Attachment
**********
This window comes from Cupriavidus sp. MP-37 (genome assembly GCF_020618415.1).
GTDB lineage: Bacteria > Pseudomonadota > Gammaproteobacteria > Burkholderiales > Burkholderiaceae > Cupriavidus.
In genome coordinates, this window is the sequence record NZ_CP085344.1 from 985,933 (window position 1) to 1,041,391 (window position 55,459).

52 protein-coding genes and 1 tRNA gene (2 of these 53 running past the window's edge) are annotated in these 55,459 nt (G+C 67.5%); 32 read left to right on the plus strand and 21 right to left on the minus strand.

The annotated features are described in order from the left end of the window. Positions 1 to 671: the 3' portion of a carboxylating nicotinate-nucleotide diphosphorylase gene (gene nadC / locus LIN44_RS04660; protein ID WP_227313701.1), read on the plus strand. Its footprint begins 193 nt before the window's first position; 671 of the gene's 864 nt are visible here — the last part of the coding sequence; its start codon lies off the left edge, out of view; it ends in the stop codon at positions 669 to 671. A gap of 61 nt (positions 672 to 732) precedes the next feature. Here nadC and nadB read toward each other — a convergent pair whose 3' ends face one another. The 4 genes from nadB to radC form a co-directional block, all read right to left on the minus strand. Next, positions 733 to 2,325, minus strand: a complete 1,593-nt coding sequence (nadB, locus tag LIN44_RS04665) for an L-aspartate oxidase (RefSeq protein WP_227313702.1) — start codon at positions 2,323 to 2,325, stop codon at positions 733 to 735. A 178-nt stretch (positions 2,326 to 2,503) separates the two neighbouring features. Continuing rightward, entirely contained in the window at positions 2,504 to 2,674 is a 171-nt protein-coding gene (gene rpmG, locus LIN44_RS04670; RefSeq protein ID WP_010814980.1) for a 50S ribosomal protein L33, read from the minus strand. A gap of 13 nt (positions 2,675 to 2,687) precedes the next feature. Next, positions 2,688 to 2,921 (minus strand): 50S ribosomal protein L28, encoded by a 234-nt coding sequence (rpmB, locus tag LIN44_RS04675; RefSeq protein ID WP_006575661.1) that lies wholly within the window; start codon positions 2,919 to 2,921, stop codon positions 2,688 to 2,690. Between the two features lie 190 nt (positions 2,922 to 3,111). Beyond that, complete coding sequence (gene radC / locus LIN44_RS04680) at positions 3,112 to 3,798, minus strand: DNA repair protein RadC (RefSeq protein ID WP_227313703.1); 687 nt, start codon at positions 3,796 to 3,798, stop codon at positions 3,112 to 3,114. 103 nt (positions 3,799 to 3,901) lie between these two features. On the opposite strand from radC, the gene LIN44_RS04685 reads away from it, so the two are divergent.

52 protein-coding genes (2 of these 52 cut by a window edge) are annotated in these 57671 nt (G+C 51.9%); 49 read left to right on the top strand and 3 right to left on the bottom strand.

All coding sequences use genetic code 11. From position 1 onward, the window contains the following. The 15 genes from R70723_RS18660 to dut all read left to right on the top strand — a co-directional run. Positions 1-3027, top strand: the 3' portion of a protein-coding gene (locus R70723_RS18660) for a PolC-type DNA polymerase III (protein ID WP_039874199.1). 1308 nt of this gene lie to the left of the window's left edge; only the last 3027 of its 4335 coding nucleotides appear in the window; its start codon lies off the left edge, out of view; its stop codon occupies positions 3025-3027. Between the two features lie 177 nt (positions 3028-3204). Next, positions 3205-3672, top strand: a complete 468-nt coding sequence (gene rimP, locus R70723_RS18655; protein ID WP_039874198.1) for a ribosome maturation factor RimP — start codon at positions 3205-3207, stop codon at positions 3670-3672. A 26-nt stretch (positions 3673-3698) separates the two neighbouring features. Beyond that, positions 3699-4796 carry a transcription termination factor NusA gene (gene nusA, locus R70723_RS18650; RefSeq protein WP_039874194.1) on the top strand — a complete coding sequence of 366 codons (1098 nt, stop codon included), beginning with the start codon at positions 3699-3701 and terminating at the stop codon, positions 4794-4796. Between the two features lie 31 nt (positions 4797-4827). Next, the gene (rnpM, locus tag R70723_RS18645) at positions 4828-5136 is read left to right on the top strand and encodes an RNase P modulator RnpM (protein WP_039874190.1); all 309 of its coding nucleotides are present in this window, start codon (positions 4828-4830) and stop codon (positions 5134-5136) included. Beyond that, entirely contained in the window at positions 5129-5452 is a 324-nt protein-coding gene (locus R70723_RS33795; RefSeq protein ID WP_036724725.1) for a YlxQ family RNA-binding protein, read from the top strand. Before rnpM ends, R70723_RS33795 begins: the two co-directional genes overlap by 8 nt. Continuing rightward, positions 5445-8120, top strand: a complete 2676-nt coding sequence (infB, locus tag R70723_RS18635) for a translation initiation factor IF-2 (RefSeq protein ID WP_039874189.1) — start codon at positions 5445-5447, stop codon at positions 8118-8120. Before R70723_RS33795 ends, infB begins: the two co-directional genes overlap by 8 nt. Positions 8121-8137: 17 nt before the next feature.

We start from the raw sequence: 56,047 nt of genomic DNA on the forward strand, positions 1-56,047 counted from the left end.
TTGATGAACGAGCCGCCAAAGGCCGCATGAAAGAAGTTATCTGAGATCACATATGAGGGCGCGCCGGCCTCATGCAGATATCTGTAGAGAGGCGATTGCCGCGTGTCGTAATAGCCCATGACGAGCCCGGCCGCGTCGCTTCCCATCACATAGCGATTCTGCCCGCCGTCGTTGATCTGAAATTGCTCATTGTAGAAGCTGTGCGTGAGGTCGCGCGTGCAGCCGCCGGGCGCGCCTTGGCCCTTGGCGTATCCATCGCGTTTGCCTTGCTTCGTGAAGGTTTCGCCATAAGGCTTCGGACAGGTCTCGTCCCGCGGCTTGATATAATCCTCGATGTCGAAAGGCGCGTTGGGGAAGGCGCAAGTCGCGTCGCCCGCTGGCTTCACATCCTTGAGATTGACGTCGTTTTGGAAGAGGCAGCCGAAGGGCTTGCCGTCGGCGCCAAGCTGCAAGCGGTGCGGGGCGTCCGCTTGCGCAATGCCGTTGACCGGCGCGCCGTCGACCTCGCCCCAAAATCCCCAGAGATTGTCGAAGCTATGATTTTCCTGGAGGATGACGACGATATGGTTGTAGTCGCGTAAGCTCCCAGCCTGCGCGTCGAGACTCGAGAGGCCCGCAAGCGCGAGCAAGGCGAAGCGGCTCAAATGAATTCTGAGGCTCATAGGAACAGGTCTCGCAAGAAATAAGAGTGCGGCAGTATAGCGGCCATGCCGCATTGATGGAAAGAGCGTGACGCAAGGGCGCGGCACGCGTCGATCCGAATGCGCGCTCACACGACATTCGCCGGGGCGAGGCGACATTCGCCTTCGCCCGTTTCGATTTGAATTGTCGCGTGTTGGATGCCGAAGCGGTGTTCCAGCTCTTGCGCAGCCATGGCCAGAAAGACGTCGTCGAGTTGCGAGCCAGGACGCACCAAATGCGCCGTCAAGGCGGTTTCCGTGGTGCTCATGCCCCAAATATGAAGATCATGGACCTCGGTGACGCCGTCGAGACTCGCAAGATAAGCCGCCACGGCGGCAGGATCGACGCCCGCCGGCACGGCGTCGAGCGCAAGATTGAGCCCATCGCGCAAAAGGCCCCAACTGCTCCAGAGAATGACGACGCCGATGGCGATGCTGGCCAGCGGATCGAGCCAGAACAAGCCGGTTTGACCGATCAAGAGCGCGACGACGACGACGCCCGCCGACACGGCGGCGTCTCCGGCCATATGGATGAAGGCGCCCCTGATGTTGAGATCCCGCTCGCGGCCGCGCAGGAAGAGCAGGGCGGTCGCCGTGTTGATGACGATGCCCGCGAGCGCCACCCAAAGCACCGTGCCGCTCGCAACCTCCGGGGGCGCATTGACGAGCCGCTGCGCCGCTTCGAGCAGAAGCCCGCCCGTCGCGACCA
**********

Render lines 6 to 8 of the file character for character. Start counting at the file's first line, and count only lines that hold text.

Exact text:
52 protein-coding genes (2 of these 52 cut by a window edge) are annotated in these 57671 nt (G+C 51.9%); 49 read left to right on the top strand and 3 right to left on the bottom strand.

All coding sequences use genetic code 11. From position 1 onward, the window contains the following. The 15 genes from R70723_RS18660 to dut all read left to right on the top strand — a co-directional run. Positions 1-3027, top strand: the 3' portion of a protein-coding gene (locus R70723_RS18660) for a PolC-type DNA polymerase III (protein ID WP_039874199.1). 1308 nt of this gene lie to the left of the window's left edge; only the last 3027 of its 4335 coding nucleotides appear in the window; its start codon lies off the left edge, out of view; its stop codon occupies positions 3025-3027. Between the two features lie 177 nt (positions 3028-3204). Next, positions 3205-3672, top strand: a complete 468-nt coding sequence (gene rimP, locus R70723_RS18655; protein ID WP_039874198.1) for a ribosome maturation factor RimP — start codon at positions 3205-3207, stop codon at positions 3670-3672. A 26-nt stretch (positions 3673-3698) separates the two neighbouring features. Beyond that, positions 3699-4796 carry a transcription termination factor NusA gene (gene nusA, locus R70723_RS18650; RefSeq protein WP_039874194.1) on the top strand — a complete coding sequence of 366 codons (1098 nt, stop codon included), beginning with the start codon at positions 3699-3701 and terminating at the stop codon, positions 4794-4796. Between the two features lie 31 nt (positions 4797-4827). Next, the gene (rnpM, locus tag R70723_RS18645) at positions 4828-5136 is read left to right on the top strand and encodes an RNase P modulator RnpM (protein WP_039874190.1); all 309 of its coding nucleotides are present in this window, start codon (positions 4828-4830) and stop codon (positions 5134-5136) included. Beyond that, entirely contained in the window at positions 5129-5452 is a 324-nt protein-coding gene (locus R70723_RS33795; RefSeq protein ID WP_036724725.1) for a YlxQ family RNA-binding protein, read from the top strand. Before rnpM ends, R70723_RS33795 begins: the two co-directional genes overlap by 8 nt. Continuing rightward, positions 5445-8120, top strand: a complete 2676-nt coding sequence (infB, locus tag R70723_RS18635) for a translation initiation factor IF-2 (RefSeq protein ID WP_039874189.1) — start codon at positions 5445-5447, stop codon at positions 8118-8120. Before R70723_RS33795 ends, infB begins: the two co-directional genes overlap by 8 nt. Positions 8121-8137: 17 nt before the next feature.

We start from the raw sequence: 56,047 nt of genomic DNA on the forward strand, positions 1-56,047 counted from the left end.